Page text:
Note: The information below was copied from Ancestry.com. If you are a descendant of Annabelle Gray Wilson, this is how we are related to John:
Annabelle Gray Wilson (1907-2002) — Lott Doolin/Dulan Gray (1873-1930)– Coleman C. Gray (1819-1891) — Hezekiah Gray (~1774-1853) — to John Gray
John Gray and Ailsey Hyatt Gray immigrated to America in 1771 with five children.
John Gray (1735-1806) was on Duncan’s Creek of Enoree River, in what later became Laurens County by 1771. He obtained a warrent for 200 acres of land on the south fork of Duncan’s Creek and it was delivered to him in 1773.
Numerous Gray Revolutionary War service records are found in the SC State Archives. Also, there were several Loyalist Grays, and several John Grays served, but it is fairly easy to identify which John is which by their associates and localities. See Revolutionary War folder AA3049 also shown in S.E. S-502. Descendants have joined NSDAR in Washington, DC on his record.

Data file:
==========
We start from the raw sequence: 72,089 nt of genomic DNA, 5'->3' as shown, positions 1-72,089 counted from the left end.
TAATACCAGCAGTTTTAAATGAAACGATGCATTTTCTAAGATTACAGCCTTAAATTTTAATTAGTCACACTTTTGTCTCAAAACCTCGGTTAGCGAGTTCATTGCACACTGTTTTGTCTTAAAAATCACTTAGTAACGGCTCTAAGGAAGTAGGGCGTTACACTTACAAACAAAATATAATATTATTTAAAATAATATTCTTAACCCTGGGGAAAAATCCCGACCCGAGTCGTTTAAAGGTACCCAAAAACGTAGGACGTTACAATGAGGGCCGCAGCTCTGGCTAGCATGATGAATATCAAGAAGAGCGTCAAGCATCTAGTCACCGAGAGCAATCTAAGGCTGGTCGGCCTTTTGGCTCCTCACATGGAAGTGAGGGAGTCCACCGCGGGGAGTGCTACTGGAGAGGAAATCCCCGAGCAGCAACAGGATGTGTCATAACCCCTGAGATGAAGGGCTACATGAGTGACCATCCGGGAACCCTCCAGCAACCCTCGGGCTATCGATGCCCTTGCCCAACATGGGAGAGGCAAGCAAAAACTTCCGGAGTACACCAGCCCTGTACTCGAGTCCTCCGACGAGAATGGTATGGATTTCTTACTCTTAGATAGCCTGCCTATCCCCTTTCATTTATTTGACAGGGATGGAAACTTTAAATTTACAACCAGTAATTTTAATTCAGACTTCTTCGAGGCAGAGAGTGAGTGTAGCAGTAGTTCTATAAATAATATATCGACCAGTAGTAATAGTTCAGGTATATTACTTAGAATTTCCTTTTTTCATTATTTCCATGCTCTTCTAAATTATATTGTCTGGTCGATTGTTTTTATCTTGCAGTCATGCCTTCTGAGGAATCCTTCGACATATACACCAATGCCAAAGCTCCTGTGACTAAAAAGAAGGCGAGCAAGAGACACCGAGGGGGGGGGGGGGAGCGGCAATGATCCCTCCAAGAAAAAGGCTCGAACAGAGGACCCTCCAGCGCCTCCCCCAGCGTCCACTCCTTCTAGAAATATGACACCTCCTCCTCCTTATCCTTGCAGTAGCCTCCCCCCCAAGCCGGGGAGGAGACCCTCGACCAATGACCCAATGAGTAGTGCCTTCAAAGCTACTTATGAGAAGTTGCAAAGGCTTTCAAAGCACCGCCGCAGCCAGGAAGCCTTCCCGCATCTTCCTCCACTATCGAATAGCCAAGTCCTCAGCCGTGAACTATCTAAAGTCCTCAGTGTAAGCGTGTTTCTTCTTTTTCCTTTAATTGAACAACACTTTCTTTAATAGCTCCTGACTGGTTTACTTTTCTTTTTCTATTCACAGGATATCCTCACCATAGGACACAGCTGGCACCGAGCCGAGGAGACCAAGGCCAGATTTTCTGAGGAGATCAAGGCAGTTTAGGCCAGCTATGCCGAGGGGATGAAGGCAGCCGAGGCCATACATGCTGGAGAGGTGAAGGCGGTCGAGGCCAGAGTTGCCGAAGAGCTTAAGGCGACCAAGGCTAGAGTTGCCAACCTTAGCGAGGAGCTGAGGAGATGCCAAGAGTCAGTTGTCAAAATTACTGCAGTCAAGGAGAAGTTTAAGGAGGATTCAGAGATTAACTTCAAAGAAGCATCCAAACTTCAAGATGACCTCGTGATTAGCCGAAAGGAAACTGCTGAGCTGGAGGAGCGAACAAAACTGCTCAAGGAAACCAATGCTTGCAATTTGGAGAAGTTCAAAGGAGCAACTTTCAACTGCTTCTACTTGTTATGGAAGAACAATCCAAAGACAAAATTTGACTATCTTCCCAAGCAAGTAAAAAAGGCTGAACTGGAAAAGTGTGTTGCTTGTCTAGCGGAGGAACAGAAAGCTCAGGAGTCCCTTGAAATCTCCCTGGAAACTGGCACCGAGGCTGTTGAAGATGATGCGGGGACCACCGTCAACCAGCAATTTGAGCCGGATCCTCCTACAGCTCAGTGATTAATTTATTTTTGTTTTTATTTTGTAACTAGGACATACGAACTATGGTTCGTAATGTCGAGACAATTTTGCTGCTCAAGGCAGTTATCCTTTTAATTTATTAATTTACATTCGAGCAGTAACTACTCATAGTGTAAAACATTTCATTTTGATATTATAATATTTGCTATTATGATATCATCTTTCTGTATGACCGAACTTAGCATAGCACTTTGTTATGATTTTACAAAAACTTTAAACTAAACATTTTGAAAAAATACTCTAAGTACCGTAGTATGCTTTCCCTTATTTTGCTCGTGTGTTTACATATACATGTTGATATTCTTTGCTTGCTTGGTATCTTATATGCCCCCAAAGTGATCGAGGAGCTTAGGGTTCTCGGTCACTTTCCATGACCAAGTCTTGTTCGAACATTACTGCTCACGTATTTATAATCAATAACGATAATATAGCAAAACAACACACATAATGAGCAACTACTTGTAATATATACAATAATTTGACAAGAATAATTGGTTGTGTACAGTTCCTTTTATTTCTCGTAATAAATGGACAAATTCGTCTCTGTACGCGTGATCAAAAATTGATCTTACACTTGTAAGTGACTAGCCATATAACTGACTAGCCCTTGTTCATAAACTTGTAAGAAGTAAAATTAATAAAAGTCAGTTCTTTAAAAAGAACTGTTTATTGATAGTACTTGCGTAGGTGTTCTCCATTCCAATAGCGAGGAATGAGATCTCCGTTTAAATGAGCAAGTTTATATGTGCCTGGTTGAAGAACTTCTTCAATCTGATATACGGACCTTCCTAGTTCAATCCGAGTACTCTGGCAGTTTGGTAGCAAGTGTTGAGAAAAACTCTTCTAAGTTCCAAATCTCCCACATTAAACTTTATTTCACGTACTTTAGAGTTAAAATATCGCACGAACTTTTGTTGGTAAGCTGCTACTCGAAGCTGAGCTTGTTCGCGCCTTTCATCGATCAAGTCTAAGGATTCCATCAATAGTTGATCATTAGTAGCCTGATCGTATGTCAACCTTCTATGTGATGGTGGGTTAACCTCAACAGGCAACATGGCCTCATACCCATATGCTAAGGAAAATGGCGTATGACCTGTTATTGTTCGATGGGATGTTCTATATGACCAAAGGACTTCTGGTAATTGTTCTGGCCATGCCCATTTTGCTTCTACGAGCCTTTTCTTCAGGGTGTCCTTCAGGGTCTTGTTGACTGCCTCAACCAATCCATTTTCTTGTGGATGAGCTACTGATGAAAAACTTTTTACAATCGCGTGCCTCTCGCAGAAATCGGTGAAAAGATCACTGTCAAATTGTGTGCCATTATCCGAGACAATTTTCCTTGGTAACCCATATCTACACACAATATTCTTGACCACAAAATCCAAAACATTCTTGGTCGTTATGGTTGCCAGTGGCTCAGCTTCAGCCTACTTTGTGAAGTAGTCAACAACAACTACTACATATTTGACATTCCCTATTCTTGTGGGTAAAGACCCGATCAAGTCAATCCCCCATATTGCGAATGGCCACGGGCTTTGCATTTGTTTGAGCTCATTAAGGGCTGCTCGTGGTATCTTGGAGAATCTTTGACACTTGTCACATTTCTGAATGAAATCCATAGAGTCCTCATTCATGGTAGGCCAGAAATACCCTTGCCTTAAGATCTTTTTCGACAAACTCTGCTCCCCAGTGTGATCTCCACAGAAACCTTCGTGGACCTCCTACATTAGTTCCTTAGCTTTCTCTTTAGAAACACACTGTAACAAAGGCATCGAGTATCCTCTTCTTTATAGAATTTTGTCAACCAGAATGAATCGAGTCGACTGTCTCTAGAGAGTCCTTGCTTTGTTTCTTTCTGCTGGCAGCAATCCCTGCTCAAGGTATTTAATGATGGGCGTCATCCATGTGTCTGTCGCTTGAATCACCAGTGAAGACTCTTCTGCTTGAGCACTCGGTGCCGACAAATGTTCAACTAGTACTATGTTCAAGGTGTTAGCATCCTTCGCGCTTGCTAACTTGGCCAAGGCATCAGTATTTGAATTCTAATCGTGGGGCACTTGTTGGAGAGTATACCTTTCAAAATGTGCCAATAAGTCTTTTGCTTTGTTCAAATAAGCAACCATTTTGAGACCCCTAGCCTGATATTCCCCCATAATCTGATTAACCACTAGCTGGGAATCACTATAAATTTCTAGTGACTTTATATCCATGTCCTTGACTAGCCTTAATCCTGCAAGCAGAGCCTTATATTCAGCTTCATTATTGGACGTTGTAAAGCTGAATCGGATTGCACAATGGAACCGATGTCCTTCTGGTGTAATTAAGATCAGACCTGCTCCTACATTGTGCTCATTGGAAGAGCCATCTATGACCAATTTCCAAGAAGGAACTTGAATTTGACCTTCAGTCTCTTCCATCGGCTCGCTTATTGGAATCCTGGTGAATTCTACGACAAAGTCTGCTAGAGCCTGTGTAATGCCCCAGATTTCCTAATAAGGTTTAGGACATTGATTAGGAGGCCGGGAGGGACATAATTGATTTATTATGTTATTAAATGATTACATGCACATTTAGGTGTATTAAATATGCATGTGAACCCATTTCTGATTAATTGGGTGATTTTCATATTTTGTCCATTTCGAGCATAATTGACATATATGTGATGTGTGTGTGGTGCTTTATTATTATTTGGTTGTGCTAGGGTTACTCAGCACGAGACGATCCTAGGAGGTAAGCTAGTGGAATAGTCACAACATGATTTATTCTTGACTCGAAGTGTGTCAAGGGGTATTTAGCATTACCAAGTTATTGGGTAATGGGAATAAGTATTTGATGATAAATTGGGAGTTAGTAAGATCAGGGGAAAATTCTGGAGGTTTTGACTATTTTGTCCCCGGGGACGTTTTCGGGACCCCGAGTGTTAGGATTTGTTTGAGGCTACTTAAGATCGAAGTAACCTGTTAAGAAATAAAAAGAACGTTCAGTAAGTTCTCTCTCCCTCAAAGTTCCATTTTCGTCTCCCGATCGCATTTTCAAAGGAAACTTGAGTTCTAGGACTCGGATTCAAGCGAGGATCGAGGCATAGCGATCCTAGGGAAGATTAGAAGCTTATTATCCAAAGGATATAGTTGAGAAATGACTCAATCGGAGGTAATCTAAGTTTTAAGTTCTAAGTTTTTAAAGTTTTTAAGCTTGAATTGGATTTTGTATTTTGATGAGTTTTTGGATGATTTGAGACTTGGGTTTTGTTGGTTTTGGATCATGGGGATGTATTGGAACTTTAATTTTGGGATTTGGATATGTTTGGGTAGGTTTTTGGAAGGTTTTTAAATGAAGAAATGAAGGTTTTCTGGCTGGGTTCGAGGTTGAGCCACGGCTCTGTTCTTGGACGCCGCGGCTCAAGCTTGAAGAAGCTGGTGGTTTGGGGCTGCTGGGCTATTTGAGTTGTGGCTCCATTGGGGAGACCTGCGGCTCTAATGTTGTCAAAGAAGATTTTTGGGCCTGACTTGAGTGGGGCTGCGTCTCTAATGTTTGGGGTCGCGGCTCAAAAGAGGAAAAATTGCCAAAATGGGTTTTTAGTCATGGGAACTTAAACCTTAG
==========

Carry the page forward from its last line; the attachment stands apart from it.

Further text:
John Gray’s home was burned by the Tories (Gray Family Journal, 1937). This researcher has heard the story many times: While John Gray was serving as a horseman in the SC Militia, his wife Ailesy came to the time of her fulfilment and her husband came home on leave of absence. He was tracked there by the Tory band who were followers of Bloody Bill Cunningham. They were infuriated because John has escaped into the woods in view of them. They entered the house where Ailsey was confined and plundered it of portable valuables. They scattered to the four winds the feathers of the bed, and only gave her enough time to grab the infant and a satchel of baby clothes. They then burned the house to the ground.
Ailsey died about 1795, and John married a second time to Rebecca Bishop, sister of Martha Bishop who was later the wife of Jesse Gray. Both were sisters of Nathan Bishop who married Manima Gray.
John Gray died probably in 1806. He is reputed to have had a life of integrity, initiative, industry, faith and conviction.